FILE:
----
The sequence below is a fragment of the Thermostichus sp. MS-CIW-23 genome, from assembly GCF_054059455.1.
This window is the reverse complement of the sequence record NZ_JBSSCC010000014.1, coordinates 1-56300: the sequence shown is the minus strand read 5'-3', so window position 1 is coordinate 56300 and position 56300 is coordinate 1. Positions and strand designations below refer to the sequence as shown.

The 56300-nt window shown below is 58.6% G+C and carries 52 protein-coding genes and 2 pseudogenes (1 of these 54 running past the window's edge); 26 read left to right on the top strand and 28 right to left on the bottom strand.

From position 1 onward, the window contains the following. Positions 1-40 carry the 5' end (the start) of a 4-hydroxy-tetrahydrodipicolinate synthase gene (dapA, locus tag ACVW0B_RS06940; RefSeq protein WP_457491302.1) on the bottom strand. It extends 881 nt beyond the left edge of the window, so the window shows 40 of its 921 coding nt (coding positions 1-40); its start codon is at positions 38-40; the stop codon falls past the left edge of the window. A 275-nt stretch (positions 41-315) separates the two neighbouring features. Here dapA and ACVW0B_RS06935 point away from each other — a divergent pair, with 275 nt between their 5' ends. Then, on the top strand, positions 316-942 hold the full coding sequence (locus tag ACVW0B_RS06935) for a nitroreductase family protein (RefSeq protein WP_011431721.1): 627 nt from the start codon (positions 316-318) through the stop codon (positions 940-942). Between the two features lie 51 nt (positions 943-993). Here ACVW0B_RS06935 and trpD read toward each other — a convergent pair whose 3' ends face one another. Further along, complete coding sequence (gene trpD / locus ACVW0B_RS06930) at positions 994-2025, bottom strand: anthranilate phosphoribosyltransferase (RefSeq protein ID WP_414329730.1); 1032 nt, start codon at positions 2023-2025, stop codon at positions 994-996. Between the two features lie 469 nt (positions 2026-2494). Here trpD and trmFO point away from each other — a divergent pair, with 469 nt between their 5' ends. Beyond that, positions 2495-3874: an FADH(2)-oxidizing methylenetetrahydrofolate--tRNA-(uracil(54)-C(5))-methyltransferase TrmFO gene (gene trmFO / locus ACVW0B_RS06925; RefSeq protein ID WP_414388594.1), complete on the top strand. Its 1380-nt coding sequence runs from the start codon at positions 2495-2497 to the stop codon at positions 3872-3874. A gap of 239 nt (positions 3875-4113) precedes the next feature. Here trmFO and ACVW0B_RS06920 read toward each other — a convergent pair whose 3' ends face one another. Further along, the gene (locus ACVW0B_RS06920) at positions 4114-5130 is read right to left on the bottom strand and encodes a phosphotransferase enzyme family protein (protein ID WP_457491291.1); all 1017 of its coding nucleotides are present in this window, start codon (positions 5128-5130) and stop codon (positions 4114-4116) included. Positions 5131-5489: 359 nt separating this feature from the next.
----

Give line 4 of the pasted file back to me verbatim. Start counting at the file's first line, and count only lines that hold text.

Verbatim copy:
From position 1 onward, the window contains the following. Positions 1-40 carry the 5' end (the start) of a 4-hydroxy-tetrahydrodipicolinate synthase gene (dapA, locus tag ACVW0B_RS06940; RefSeq protein WP_457491302.1) on the bottom strand. It extends 881 nt beyond the left edge of the window, so the window shows 40 of its 921 coding nt (coding positions 1-40); its start codon is at positions 38-40; the stop codon falls past the left edge of the window. A 275-nt stretch (positions 41-315) separates the two neighbouring features. Here dapA and ACVW0B_RS06935 point away from each other — a divergent pair, with 275 nt between their 5' ends. Then, on the top strand, positions 316-942 hold the full coding sequence (locus tag ACVW0B_RS06935) for a nitroreductase family protein (RefSeq protein WP_011431721.1): 627 nt from the start codon (positions 316-318) through the stop codon (positions 940-942). Between the two features lie 51 nt (positions 943-993). Here ACVW0B_RS06935 and trpD read toward each other — a convergent pair whose 3' ends face one another. Further along, complete coding sequence (gene trpD / locus ACVW0B_RS06930) at positions 994-2025, bottom strand: anthranilate phosphoribosyltransferase (RefSeq protein ID WP_414329730.1); 1032 nt, start codon at positions 2023-2025, stop codon at positions 994-996. Between the two features lie 469 nt (positions 2026-2494). Here trpD and trmFO point away from each other — a divergent pair, with 469 nt between their 5' ends. Beyond that, positions 2495-3874: an FADH(2)-oxidizing methylenetetrahydrofolate--tRNA-(uracil(54)-C(5))-methyltransferase TrmFO gene (gene trmFO / locus ACVW0B_RS06925; RefSeq protein ID WP_414388594.1), complete on the top strand. Its 1380-nt coding sequence runs from the start codon at positions 2495-2497 to the stop codon at positions 3872-3874. A gap of 239 nt (positions 3875-4113) precedes the next feature. Here trmFO and ACVW0B_RS06920 read toward each other — a convergent pair whose 3' ends face one another. Further along, the gene (locus ACVW0B_RS06920) at positions 4114-5130 is read right to left on the bottom strand and encodes a phosphotransferase enzyme family protein (protein ID WP_457491291.1); all 1017 of its coding nucleotides are present in this window, start codon (positions 5128-5130) and stop codon (positions 4114-4116) included. Positions 5131-5489: 359 nt separating this feature from the next.